Just breathe

What if every time we breathed, we were saying God’s name?

Richard Rohr just exploded my brains with this possibility.  (It was quite messy.  Sorry about how my brains splattered the book case, by the way.)  It begins with the word that we often translate as Yahwew.  In ancient Hebrew, vowels aren’t written down; the reader is left inferring whichever ones go in.  So as it is written, God’s name ends up being something like ‘YHWW’.  Apparently, in Hebrew, these are the only consonants that don’t employ the tongue or allow the lips to close; making the sounds is an imitation of breath itself.

This is a small, thing.  Perhaps even a stretch, to go from the sounds to the idea that it is a breath.  But…  BUT!  If it is right, there are so many incredible ramifications of this idea…

Rohr begins with the idea that the first thing we do, when we leave our mothers’ wombs, is to say God’s name.  And the last thing we do, before we leave this world, is to say God’s name.  And the thing we do, millions of times, forever, over and over in our lives: we say God’s name.

He is way smarter than me.  He has probably spoken about the following things, which also seem to flow out of the idea that God’s name is something like breath itself.  But the following observations are my own:

The thing we all know to do in times of panic, is to breathe: we say God’s name.  The foundation of nearly all the great contemplative prayer, meditation, and mindfullness traditions is the breathe: God’s name…

The bible is filled with God breathing into things.  In chapter 2 of Genesis, God brings life to Adam by breathing into him.  How awesome and crazy to think that God would say his name, and that this would bring life to our original ancestor.  One of the things that makes me reel, about this possibility, is the way it paints a picture of God’s self existence; the way it points to the idea that God creates out of nothing; it is only his own very name which gives birth to man.

Going backwards a bit, into chapter 1 of Genesis, there is another event.  It was one of those wierd times when a bunch of translations of the bible all went to have a steel caged wrestling match to determine who’s right.  Because God is hovering over the waters, and sometimes it is God breathing, and other times it is God floating, and sometimes it is the wind.

And this leads to the possibility of the wind!

Wind is a sort-of breathe, of course.  Often a symbol of the holy spirit.  And Jesus is of course a word, a primal word from God.  What word could he be?  Could he be anything other than God’s own name?  Here, maybe, is a snap shot of the trinity, one and three, distinct and indistinguishable: God’s self, God’s wind, and God’s breathe/name…  Am I grasping yet?  Maybe, but I have this whole idea about the verse that says all scripture is God-breathed, or (divinely inspired) Because this leaves us with the paradox that the bible itself is in fact just a thousand-page long statement of God’s name, over and over and over…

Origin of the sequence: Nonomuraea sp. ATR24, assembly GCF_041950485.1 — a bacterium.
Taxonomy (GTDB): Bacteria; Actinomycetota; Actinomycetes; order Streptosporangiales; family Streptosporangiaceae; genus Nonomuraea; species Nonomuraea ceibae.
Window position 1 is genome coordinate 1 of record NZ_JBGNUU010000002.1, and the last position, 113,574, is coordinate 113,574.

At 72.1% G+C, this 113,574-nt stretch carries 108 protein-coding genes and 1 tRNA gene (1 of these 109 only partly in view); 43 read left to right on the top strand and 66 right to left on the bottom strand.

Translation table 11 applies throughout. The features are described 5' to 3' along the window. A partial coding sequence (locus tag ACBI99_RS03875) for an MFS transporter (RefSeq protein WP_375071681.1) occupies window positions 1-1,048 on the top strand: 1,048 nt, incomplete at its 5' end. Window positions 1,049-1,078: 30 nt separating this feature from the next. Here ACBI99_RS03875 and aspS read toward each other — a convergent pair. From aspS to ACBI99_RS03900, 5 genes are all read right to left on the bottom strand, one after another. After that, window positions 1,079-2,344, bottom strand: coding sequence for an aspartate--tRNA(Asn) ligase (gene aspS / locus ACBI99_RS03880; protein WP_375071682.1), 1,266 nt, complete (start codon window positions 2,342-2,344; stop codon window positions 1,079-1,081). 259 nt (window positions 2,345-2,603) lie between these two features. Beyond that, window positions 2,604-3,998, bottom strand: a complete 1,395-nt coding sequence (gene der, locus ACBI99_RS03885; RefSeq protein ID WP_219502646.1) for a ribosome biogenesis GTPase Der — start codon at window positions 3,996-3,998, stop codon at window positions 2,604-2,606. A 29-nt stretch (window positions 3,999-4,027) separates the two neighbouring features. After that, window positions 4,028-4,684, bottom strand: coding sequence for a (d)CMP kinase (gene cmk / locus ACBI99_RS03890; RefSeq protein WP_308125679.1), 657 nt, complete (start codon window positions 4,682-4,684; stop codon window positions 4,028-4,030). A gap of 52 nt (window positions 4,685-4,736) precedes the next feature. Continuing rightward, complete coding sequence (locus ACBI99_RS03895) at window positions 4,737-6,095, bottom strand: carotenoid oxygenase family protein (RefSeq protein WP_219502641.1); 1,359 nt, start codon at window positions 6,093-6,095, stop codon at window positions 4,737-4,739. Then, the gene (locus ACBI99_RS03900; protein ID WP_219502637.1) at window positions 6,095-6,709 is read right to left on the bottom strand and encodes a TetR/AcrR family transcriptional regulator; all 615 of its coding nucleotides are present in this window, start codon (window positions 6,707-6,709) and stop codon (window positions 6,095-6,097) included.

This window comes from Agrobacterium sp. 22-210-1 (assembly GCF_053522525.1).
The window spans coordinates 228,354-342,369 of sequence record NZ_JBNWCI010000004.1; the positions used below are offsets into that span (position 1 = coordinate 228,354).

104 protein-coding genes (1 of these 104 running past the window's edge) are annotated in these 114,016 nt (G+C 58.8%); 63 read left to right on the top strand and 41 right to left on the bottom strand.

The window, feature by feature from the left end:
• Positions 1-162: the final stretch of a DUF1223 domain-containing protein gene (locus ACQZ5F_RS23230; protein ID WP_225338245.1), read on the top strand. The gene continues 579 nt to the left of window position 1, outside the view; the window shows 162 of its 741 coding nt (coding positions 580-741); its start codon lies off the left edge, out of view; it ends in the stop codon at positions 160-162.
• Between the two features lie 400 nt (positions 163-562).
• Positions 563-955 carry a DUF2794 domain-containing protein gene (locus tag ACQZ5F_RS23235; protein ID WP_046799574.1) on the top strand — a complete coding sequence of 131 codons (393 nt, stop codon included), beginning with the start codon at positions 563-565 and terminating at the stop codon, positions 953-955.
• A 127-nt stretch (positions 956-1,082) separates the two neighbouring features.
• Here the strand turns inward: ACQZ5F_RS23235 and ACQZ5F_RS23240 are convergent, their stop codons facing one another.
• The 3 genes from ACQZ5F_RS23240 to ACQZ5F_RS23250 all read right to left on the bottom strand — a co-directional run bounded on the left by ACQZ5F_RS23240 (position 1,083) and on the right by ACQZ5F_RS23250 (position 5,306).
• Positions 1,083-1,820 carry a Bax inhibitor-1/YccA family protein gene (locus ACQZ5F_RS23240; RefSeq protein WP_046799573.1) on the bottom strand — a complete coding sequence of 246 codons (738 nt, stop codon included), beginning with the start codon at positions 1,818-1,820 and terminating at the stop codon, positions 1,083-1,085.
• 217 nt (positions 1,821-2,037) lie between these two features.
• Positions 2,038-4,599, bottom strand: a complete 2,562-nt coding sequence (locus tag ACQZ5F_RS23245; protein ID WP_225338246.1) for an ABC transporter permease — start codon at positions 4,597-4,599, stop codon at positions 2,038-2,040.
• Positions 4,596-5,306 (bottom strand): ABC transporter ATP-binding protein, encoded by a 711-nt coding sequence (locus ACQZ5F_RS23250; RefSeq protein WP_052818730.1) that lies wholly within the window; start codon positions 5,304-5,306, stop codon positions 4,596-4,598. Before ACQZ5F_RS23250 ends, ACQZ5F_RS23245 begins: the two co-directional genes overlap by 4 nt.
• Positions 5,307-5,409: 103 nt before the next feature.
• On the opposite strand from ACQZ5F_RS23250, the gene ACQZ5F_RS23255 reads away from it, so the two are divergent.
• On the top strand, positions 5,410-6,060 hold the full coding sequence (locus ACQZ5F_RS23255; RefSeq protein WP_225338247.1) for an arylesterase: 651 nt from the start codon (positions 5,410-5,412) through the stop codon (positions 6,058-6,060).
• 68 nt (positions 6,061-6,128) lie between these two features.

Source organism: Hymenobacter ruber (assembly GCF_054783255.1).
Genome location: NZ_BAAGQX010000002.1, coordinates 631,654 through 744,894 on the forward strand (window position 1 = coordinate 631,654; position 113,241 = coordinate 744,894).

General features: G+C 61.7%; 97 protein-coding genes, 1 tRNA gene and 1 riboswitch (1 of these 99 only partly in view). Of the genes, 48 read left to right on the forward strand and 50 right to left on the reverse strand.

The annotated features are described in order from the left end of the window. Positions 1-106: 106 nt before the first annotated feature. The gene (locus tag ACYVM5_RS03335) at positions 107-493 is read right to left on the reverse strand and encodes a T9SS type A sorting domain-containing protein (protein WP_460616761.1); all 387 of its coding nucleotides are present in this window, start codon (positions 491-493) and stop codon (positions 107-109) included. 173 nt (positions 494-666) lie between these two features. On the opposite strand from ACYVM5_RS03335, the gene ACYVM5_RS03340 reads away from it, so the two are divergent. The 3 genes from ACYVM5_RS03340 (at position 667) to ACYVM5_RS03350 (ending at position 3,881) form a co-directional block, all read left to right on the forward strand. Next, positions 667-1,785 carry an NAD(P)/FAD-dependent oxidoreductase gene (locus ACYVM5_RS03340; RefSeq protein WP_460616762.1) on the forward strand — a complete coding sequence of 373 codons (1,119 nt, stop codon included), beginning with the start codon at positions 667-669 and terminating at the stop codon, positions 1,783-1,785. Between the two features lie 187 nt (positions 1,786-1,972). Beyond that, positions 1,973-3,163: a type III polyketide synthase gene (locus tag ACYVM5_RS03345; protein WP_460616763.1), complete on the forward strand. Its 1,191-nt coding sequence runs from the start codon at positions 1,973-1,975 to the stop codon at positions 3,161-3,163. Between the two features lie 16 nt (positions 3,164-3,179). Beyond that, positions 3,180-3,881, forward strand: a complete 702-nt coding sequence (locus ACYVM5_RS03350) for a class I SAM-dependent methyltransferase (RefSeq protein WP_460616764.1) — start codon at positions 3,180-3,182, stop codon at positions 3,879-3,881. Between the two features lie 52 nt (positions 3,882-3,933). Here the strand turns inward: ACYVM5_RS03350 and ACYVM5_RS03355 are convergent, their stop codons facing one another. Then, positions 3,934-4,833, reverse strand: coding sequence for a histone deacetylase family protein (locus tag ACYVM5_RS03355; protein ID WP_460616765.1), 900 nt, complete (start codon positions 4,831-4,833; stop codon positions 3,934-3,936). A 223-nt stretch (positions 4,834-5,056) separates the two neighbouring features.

Sometimes I feel dizzy and awestruck and just amazed to be in the middle of this crazy creation.


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The stories that speak to our soul begin at a home where things are good. Cinderella is happy with her father. The three little pigs have grown up and are ready to move on. Bilbo Baggins knows his shire. Adam and Eve walk with God in the garden. My story isn’t much different. There was a time and a place where it was so good. There was a community for me. And there was joy. We were filled with a sincere desire to do what God wanted us to do. We possessed explanations and understandings that went a certain distance. We offered security and tradition and laughter. For a lot of years, that was enough. I have this sense that it was also necessary. I have this surety, now, that it certainly wasn’t everything. There were some things that became increasingly problematic as time went by. There was a desire to package things up so very neatly. Sunday morning services were efficient and strategic. Responses to differences of opinion were premeditated. Formula began to feel more important than being real. A real desire for everybody to be one of us, but also a real sense that there is an us, and there is a them. They carried a regret that it has to be this way, but deeper than this regret was a surety that this is how it is. I began to recognize that there was a cost of admission to that group. There were people who sat at the door, collecting it. Those people wished they didn’t have to. But I guess they felt like they did have to. They let some people in, and they left others out. There was a provisional membership. My friends did possess a desire to accommodate people that are different… But it would be best for everyone concerned if they were only a little bit different. I did make many steps forward in this place. Before I went there, there were lies that I believed. Some of the things that I learned there, I still hold on to. But that place is not my home anymore. Those people are not my community anymore. There were times it was hard. I am engaged in a different community now. And I am working hard at finding a place in many different places now, embracing many different kind of families. I don’t always get it right. I am trying and I am learning and I am moving foreward. I have this sense that I am not alone in these experiences. I believe that we are tribe and we are growing. We are pilgrims, looking for a new holy land. Perhaps we won’t settle on the same spot of land. But if you’ve read this far, I am thinking that we are probably headed in the same general direction. I have begun this blog to talk about where my journey is taking me. In every space, we find people who help us along. And maybe we can get to know each other, here. We embrace ideas that provide a structure for the things we believe, and perhaps we can share these too. Maybe we can form a group, a tribe, a community, if we can figure out a way to work through the shadow of these kinds of groups, if we can bigger than the us-and-them ideas that have caused so much trouble in the past. As important as they are, I think the very nature of online interactions will lend itself to something equally powerful. I am stumbling onto these practices that my grandfathers and great grandfathers in the faith engaged in. I am learning about these attitudes and intuitions are so different than the kinds of things we call doctrine today. I don’t know about you, but I am running out of patience, and even interest, in conversations about doctrine. I hope that maybe you’ll share a little something about where your journey is taking you, and maybe our common joys and challenges might help each other along, and we might lift each other up. Thanks for doing this journey with me.